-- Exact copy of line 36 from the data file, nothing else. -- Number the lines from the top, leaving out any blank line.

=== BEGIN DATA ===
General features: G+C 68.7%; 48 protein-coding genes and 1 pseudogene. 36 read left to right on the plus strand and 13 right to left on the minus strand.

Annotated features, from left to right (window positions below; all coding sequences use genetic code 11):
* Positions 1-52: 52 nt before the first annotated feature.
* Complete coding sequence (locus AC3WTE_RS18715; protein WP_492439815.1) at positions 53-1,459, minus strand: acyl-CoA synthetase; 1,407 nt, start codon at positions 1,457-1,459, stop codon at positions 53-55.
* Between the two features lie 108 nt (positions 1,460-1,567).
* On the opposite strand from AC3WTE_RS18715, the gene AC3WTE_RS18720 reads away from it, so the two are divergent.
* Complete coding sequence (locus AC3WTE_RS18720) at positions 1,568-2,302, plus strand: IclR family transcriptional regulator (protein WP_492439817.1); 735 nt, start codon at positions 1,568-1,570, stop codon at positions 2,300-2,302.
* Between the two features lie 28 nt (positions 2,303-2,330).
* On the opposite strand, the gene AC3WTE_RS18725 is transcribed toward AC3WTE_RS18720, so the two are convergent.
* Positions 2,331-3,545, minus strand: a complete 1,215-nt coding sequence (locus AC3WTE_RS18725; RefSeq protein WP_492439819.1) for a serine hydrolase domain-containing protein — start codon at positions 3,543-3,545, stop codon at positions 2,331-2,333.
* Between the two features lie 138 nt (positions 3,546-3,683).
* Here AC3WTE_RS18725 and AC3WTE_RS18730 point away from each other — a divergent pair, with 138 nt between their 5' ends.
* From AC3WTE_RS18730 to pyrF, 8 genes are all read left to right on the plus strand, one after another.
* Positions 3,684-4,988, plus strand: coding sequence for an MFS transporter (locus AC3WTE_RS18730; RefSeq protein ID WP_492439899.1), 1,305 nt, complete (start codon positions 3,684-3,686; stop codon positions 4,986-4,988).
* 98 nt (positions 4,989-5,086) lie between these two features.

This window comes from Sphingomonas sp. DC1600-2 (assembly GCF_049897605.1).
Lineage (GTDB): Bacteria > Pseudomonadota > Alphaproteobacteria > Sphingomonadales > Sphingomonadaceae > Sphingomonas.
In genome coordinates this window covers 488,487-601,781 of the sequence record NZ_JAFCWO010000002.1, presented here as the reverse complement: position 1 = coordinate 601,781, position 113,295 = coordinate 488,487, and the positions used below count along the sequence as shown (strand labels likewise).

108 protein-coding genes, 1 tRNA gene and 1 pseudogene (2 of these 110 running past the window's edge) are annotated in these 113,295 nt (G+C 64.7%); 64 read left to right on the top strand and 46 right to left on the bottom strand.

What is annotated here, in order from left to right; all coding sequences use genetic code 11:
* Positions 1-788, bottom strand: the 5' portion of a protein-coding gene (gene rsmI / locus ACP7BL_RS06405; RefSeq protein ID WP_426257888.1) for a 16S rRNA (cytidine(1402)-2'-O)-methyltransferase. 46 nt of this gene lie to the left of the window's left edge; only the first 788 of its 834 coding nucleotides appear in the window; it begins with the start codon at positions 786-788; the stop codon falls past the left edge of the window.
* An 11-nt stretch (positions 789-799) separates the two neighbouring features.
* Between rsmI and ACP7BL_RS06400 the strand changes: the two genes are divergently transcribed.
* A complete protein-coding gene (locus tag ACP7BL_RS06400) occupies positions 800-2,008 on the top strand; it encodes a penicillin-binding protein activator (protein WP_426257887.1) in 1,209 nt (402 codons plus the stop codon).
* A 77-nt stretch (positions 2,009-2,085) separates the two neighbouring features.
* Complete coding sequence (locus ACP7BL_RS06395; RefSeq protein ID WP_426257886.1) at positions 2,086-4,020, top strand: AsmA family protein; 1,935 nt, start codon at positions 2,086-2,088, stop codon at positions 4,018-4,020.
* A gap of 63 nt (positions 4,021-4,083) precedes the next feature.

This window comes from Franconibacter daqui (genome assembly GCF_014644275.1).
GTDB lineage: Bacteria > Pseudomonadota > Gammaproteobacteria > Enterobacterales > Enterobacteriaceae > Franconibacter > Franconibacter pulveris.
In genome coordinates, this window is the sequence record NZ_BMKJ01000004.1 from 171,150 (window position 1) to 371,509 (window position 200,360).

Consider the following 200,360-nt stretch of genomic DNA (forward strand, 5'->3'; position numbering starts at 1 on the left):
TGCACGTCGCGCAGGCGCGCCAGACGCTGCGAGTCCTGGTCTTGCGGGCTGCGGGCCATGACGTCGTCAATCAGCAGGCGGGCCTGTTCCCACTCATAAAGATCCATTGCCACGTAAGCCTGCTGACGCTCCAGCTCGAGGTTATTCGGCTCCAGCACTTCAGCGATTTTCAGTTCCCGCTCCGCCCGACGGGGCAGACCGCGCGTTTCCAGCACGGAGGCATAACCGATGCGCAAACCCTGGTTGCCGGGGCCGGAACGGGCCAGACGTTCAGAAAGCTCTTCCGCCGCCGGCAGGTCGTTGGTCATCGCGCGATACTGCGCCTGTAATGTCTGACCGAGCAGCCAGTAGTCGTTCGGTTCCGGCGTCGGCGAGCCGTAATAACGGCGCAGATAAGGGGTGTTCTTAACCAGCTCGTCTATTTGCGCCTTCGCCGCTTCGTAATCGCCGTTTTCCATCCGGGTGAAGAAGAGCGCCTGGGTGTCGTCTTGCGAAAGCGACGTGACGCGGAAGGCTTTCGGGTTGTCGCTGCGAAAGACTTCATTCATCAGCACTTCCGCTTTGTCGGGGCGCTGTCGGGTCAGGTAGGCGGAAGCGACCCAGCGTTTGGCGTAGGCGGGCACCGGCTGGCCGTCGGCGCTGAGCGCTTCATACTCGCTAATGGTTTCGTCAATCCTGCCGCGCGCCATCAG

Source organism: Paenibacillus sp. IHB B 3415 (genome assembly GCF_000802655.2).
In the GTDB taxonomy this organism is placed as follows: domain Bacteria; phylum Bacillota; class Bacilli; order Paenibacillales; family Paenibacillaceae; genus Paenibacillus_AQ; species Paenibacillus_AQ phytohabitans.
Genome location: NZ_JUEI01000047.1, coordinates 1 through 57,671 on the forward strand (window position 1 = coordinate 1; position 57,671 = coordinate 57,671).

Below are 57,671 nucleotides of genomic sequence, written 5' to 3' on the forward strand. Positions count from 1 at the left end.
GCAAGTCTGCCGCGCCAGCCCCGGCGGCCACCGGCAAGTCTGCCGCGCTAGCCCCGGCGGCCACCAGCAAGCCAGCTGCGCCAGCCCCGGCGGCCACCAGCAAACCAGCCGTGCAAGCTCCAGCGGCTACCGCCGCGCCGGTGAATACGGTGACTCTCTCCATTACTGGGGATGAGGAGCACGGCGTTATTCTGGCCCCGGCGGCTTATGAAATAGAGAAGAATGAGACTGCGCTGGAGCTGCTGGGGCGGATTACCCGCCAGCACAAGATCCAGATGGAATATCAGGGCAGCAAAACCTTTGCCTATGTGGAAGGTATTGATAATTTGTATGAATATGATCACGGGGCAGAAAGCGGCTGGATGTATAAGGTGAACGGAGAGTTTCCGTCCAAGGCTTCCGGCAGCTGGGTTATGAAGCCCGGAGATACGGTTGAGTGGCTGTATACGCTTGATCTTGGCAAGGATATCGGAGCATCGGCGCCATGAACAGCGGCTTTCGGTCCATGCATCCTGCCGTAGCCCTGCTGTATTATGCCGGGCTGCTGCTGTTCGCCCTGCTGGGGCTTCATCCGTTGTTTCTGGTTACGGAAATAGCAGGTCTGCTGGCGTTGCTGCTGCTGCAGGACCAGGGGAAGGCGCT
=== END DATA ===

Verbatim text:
Below are 57,671 nucleotides of genomic sequence, written 5' to 3' on the forward strand. Positions count from 1 at the left end.